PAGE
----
Why I Hired a Writing Mentor — Part 1: I Wanna Quit My Day Job
Here’s the story of why I hired Carol Tice to be my writing-business mentor:
I need a job that’s flexible and can also pull down a solid income.
A couple years ago, I decided this job could be copywriting. Not anything literary, of course — but business writing, for websites, newsletters, and blogs.
In the spring of 2010, I was lucky to land a 9-to-5 position as a marketing manager for a website developer. Now I write all day, and I’ve learned a ton. But I still need to edit books in the evenings and on the weekends to make ends meet.
Because my job is an hour away, I have very little time to spend with my kids. So as much as I like my 9-to-5 gig, something has to change.
I’ve decided I need to go freelance full-time.
Of course, that’s easier said than done. Becoming a well-paid freelancer is a great goal — but how do I take the first step?
Maybe a Mentor?
A few weeks ago, in one of my furtive, late-night surfing sessions, I came across Carol’s article, How I Make $5,000 a Month as a Paid Blogger.
To be honest, it made me a little sick with envy. I blog at my 9-to-5 job, not unlike what Carol does — but even with additional freelance editing on the side, I don’t make nearly as much. But at the same time, I was exhilarated. If someone else can do it, I thought, maybe I can, too.
Then I noticed Carol’s page on mentoring. And my little puff of exhilaration grew into a gale-force wind. I had a plan.
I wrote a quick blog post on my new idea to hire a writing mentor — Carol very kindly posted a comment — and suddenly, I was being mentored. Just like that.
After I gathered my samples and sent Carol a list of my interests, she and I got on the phone for a delicious two-hour-long phone call.
It was like drinking a tall glass of water, after years of only sipping it by the teaspoonful. I finally got the nuts and bolts information I needed — not from a book or an online article, but from a real writer, talking only to me and my situation. Here’s what we talked about:
- Potential markets that make sense for me, and how and to whom to pitch my ideas
- How to improve my website, including what focus I could give to my blog
- Creative ways I can network locally
- The possibility of adding additional services to my repertoire, in addition to writing and editing
- What I need to do financially to make a freelance business succeed — the rates I should charge and the amount of money I should save before I launch out on my own
Even before we hung up, she’d sent me several lists with resources, tips for how to find writing gigs online, and a list of action items. I suddenly had pages and pages of ideas on how to move forward. Here are the ones that most intrigued me:
Potential markets. For a year I’ve written newsletter copy for a local arts college. Carol suggested I build on that and develop college communications as one of my niches. We also discussed how I could parlay my experience writing copy for an accountant-focused Web developer into business-finance blogging.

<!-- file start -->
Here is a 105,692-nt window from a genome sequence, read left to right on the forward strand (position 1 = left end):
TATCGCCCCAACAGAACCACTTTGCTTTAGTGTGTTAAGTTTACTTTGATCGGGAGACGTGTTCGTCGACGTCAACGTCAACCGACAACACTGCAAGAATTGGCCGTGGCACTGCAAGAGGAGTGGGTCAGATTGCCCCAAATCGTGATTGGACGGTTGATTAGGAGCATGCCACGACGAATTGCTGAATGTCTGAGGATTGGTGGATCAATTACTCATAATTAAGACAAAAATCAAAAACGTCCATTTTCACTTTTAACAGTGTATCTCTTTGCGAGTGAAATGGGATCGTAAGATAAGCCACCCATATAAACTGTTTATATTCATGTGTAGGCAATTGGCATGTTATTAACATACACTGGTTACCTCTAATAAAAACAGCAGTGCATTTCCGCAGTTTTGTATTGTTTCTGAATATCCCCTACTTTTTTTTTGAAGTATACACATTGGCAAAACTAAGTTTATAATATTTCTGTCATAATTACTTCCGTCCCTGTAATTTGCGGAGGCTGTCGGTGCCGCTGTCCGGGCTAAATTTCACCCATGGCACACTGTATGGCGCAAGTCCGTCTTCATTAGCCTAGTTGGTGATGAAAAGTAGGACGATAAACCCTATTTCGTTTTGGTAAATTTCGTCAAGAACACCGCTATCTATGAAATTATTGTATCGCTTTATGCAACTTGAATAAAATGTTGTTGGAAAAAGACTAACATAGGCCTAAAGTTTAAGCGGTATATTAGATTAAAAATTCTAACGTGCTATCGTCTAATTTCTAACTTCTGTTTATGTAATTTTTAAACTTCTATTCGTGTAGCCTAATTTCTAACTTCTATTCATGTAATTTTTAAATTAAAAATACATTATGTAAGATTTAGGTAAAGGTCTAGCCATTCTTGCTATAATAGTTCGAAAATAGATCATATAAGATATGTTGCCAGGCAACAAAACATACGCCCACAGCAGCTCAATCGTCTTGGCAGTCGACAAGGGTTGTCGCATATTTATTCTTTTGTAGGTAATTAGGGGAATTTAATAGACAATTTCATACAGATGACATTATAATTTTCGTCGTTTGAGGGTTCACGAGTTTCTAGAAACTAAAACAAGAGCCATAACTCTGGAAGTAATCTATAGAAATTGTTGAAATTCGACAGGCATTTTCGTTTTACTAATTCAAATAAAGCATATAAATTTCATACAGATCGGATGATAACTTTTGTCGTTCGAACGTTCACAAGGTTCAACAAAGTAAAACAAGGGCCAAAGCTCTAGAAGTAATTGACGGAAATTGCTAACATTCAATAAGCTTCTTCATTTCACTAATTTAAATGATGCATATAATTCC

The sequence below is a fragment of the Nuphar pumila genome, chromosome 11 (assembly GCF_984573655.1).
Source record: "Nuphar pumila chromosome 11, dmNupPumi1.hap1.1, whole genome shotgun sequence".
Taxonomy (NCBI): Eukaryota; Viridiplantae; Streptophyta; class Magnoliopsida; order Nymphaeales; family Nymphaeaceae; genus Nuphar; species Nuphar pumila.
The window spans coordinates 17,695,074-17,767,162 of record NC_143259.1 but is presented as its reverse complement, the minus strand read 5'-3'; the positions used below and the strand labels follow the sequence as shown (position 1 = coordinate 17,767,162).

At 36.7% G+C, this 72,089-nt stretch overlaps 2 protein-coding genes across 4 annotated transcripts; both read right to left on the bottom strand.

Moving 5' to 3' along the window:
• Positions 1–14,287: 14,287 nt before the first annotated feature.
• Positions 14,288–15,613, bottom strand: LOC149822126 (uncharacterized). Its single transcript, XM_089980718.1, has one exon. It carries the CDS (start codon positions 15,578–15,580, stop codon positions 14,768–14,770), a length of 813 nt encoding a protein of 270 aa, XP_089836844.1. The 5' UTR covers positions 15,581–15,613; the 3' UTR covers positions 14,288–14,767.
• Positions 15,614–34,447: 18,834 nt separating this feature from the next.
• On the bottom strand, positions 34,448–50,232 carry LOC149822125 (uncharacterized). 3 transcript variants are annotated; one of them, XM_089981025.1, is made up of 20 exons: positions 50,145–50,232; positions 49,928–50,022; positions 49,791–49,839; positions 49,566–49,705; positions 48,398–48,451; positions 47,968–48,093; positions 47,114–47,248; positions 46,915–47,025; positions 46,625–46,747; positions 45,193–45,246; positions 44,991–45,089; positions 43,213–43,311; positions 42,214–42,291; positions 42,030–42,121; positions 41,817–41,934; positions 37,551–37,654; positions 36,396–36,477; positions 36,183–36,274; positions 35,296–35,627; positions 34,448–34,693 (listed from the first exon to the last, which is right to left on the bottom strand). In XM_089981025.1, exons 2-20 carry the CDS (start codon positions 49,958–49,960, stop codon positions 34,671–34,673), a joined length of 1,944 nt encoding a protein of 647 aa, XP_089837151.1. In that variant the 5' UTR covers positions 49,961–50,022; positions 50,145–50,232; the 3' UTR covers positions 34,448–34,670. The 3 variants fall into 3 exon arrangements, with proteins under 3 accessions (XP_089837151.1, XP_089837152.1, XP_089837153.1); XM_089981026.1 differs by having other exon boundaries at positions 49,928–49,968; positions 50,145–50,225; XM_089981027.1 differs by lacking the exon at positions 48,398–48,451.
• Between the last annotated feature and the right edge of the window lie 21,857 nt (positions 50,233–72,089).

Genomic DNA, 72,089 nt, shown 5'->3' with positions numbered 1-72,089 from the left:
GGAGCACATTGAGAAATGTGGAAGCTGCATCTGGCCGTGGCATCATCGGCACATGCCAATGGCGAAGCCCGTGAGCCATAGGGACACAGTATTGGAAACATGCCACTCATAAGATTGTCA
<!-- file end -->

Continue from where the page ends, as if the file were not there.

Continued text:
Networking. I live in Vermont, a small state with fewer networking opportunities than elsewhere. But Carol had the brilliant idea that I could host a Mediabistro party. I love the way this busts through limitations and makes its own rules. No networking event? So make your own!
Improve my website. Over at my Vermont copywriter website, I had slapped some pages together without too much thought, figuring it was better to have something than nothing. Carol agreed — but she also suggested several easy updates that would instantly make the site more professional.
For example, she pointed out that my landing page would benefit from a professional tone and approach, and I could move the more casual, personal details to an About page. She also thought I could shift the focus of my blog from writerly thoughts to SEO discussion, given that I do SEO work at my full-time job.
The Power of Speaking It
But perhaps even more helpful, Carol directly addressed my disbelief that I could actually do this, actually become a full-time writer with enough money in the bank.
She told me about the Jewish Baruch She’amar prayer:
Blessed is the one who spoke, and the world came into being, blessed is He.
“This prayer is about how God created this world by speaking. We’re created in God’s image, and we speak our reality into being also,” said Carol. “The more you tell people you are making this transition to full-time freelancing, the more it will become real.”
I’m not religious, but this resonated with me. I felt a shift in my mind-set — from wishing, to deciding.
Here I Go…
Of course, for my freelance career to take flight, I need to do more than get my positive attitude on. I need to start marketing, pitching, and, most of all, writing.
So that’s what I’m doing — step by step. This week, I sent Carol my to-do list for December. I’m going to work on my website, research companies and people to pitch, and take a training course on writing for B2B copywriting.
It’s one tiny move forward at a time — but, finally, it’s my reality.
Susannah Noel is a Vermont-based business and marketing copywriter delivering meticulous SEO copy that drives traffic and boosts sales.
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Are you trying to make the leap from day job to freelance writing? Done it already? Leave a comment and tell us how you did it, or what your plan is for leaving 9-5 behind.